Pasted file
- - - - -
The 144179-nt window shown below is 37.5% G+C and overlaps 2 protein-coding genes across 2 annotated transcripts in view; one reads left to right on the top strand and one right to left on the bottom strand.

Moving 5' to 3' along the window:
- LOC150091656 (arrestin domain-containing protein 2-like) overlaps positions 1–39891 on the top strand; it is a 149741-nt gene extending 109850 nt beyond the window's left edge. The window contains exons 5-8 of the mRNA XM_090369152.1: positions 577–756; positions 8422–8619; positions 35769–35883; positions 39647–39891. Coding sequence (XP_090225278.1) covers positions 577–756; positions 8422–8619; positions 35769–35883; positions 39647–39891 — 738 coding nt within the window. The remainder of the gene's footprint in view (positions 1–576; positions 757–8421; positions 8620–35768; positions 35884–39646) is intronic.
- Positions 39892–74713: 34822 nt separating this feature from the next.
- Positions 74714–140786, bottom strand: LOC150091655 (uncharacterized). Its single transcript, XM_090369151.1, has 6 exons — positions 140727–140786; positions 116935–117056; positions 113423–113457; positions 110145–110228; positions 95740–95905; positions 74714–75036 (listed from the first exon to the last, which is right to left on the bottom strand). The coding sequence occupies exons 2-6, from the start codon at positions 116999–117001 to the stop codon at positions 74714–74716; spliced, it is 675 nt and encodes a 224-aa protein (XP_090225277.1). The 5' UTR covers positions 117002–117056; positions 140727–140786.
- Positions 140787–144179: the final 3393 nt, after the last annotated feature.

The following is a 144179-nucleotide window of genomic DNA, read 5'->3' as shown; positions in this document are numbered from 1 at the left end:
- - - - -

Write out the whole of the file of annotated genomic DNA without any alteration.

The 144179-nt window shown below is 37.5% G+C and overlaps 2 protein-coding genes across 2 annotated transcripts in view; one reads left to right on the top strand and one right to left on the bottom strand.

Moving 5' to 3' along the window:
- LOC150091656 (arrestin domain-containing protein 2-like) overlaps positions 1–39891 on the top strand; it is a 149741-nt gene extending 109850 nt beyond the window's left edge. The window contains exons 5-8 of the mRNA XM_090369152.1: positions 577–756; positions 8422–8619; positions 35769–35883; positions 39647–39891. Coding sequence (XP_090225278.1) covers positions 577–756; positions 8422–8619; positions 35769–35883; positions 39647–39891 — 738 coding nt within the window. The remainder of the gene's footprint in view (positions 1–576; positions 757–8421; positions 8620–35768; positions 35884–39646) is intronic.
- Positions 39892–74713: 34822 nt separating this feature from the next.
- Positions 74714–140786, bottom strand: LOC150091655 (uncharacterized). Its single transcript, XM_090369151.1, has 6 exons — positions 140727–140786; positions 116935–117056; positions 113423–113457; positions 110145–110228; positions 95740–95905; positions 74714–75036 (listed from the first exon to the last, which is right to left on the bottom strand). The coding sequence occupies exons 2-6, from the start codon at positions 116999–117001 to the stop codon at positions 74714–74716; spliced, it is 675 nt and encodes a 224-aa protein (XP_090225277.1). The 5' UTR covers positions 117002–117056; positions 140727–140786.
- Positions 140787–144179: the final 3393 nt, after the last annotated feature.

The following is a 144179-nucleotide window of genomic DNA, read 5'->3' as shown; positions in this document are numbered from 1 at the left end: